The 'Kids club' is called "The Fun Factory". A young lady that possesses more energy than anyone I have ever met ran it, with three other helpers. She just never stopped, and never seemed to get tired! The kids absolutely loved the place. My nine year old was able (With my permission) to sign herself out, but never had a desire to do so. There were about 40 children on the ship. Some were infants, and some older teenagers. Around 18 children were enrolled in the Fun Factory. They ranged in age from 3 through 12, and were divided into two groups. The Cadets consisted of ages 3 through 8. The two very cute three year olds, by choice, participated less than the slightly older kids. Nevertheless, they seemed to be accepted, and fit into the group very nicely. The Ensigns consisted of the older kids. They were often seen around the ship in small groups as they participated in scavenger hunts and other activities. Sometimes the Cadets and Ensigns did their own things separately. At other times the two groups did things together, and the two groups of kids seemed to mesh seamlessly. Children over the age of 12 were not excluded, and occasionally joined the activities, but they generally seemed to prefer a more adult venue. Families were also occasionally encouraged to join the activities. Two of the children celebrated birthdays on our cruise. A quartet of singers were recruited from the entertainment staff to sing for the party in the Fun Factory.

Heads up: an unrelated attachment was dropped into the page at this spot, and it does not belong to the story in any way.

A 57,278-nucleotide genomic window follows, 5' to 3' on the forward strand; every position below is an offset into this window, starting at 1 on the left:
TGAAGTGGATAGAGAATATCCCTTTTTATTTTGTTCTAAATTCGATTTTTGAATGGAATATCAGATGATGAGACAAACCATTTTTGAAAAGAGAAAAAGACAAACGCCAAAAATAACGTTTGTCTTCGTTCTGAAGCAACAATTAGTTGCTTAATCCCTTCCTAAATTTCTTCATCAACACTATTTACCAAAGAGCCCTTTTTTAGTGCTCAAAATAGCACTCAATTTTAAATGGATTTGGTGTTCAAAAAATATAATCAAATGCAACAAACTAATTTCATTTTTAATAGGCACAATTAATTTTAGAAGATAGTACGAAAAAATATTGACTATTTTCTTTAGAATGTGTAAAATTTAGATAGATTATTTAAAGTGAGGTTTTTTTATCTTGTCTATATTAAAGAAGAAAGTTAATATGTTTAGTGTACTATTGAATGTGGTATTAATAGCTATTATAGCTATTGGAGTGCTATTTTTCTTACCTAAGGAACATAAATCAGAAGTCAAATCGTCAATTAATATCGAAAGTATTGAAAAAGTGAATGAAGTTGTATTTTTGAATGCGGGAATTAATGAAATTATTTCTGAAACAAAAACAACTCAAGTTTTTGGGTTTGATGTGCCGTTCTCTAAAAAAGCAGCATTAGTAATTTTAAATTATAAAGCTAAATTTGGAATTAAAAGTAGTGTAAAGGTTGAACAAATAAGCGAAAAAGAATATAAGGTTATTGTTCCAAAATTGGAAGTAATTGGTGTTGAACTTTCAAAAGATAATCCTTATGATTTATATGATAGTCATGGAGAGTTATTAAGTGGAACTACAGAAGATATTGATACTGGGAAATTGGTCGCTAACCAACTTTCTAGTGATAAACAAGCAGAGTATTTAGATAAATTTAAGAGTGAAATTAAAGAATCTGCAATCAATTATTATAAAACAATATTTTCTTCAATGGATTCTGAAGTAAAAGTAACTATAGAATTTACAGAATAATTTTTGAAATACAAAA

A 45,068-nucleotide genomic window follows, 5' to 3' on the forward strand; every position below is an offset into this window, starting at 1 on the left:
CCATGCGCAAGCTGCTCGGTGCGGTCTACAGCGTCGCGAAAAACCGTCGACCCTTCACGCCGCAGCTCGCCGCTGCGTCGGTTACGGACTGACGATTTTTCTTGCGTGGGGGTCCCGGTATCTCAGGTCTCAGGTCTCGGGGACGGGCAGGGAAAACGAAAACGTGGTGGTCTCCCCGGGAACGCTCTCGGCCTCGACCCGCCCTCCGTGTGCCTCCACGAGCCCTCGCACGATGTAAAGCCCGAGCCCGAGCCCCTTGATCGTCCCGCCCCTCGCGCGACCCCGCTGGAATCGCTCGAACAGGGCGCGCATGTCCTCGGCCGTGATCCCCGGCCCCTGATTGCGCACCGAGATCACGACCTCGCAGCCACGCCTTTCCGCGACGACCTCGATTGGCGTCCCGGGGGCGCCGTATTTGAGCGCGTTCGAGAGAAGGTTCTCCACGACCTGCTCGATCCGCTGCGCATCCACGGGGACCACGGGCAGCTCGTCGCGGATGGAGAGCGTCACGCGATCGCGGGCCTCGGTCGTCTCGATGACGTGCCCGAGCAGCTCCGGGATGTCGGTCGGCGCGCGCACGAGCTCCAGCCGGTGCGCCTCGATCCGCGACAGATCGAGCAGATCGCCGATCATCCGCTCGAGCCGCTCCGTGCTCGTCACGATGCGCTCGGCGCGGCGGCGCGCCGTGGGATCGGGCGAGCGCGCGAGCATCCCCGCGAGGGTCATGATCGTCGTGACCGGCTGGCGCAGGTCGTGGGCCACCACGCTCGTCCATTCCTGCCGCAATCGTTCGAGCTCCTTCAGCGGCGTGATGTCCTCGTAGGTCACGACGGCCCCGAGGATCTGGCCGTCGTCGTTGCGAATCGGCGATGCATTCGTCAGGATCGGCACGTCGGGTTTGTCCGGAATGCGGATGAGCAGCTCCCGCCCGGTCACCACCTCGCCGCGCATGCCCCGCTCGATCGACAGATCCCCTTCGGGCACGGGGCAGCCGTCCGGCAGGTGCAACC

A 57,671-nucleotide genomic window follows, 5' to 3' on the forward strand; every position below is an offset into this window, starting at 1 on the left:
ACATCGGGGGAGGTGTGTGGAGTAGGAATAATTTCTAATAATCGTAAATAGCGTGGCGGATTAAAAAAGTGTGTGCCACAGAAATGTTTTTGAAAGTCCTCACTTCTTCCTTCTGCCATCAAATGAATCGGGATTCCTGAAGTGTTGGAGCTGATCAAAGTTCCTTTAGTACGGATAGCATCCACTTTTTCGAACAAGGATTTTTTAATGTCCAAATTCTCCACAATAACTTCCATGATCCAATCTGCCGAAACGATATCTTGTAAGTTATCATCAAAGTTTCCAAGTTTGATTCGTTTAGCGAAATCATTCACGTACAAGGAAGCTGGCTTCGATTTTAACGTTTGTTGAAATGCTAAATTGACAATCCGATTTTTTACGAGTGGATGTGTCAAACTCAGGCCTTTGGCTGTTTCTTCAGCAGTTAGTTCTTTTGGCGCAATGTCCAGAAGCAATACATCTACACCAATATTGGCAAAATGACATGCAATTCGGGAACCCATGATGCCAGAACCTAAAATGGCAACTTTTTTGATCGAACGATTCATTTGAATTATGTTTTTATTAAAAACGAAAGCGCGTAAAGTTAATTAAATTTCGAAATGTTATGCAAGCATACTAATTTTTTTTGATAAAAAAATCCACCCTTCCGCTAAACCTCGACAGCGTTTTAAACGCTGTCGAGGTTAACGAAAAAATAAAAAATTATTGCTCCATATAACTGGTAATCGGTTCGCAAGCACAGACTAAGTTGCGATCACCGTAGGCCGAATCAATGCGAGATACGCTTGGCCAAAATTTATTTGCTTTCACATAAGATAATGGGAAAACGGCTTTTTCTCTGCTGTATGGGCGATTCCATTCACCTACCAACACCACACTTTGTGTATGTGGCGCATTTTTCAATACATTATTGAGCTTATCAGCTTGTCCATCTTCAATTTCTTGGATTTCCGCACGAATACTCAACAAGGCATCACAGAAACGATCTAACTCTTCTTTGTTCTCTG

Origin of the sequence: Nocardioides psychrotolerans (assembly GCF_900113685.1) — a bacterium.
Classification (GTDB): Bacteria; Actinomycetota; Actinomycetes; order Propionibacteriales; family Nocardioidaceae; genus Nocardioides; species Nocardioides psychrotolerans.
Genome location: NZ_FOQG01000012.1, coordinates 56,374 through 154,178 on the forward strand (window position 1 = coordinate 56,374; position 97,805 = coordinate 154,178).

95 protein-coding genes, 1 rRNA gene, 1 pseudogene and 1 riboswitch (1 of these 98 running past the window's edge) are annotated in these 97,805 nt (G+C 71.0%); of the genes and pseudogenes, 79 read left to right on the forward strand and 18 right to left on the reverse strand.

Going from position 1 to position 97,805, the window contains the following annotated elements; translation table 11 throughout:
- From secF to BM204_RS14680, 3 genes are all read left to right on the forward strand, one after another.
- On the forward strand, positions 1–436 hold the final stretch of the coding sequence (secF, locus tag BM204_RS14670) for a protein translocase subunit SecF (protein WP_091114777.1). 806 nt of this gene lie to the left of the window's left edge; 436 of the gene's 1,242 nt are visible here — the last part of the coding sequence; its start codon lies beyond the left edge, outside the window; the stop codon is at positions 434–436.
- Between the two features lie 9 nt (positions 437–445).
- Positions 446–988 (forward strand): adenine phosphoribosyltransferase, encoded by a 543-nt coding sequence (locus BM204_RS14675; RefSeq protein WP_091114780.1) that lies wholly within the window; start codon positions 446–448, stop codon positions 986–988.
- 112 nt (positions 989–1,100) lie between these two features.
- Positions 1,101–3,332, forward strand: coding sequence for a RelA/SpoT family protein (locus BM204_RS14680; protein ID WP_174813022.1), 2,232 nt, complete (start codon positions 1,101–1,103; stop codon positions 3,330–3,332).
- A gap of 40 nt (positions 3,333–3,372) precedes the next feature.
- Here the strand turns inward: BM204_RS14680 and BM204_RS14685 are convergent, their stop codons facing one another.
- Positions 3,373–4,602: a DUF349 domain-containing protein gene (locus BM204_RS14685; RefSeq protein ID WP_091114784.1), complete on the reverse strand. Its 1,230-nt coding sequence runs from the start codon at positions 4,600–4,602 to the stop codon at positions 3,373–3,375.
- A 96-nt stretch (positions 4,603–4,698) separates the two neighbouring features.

Our cruise Critic group was a very active one, and the girls were welcomed at all of the activities. They did miss the Slot Pull, having more interest in the Fun Factory than the gamboling. We also enjoyed a Sail away party, Gift exchange, Cabin crawl, Scavenger hunt, Group lunch, Etc. We participated in the gift exchange as a family. Nevertheless the girls cleaned up, receiving special gifts from many of our group.
One can't help but notice that most cruise ship crewmembers ate not from the US. I had noticed that on Holland America the crewmembers all 'spoke' English, but in fact didn't really 'understand' it very well. This made conversations, or sometimes even simple requests to food service staff difficult. This is not the case on the Celebrity Century, and I suspect on the Celebrity fleet. It seemed as though every crewmember that I met spoke English almost as though it were their native language.
I spoke briefly to the cruise director. When I commented of the staff's acceptance and even fascination of the girls he commented that many of the staff had children of their own at home. (Several did speak of that.) And even if they didn't, seeing the kids was still a special treat and helped to invigorate them. There did seem to be a lot of Senior Citizens on board. The girls in their fancy dresses seemed to draw special attention from the staff even relative to the other kids. The dining room manager told of his son at home. I don't know how long he had been away, but said he wouldn't get home again until February.
Overall, we had a great cruise. The Century may be an 'Older' ship, but it is in great condition. The 'Mid sized' ships seem to have a special appeal to me. The food was absolutely outstanding, there was definitely no shortage of it, and there was a fine selection. There were more activities than anyone could attend. Even a prude like me could find something interesting to do. In my opinion the entertainment rated very good. Dancing and acrobatics on a moving ship can't be easy, but they made it look like it was. I've seen better shows, but not on a cruise ship. We had a good selection of four Hawaiian ports; two were 'tendered' ports. I don't believe that the 'tendering' process is ever an enjoyable one, but Celebrity made it go rather smoothly. It still seemed to take forever to get ashore!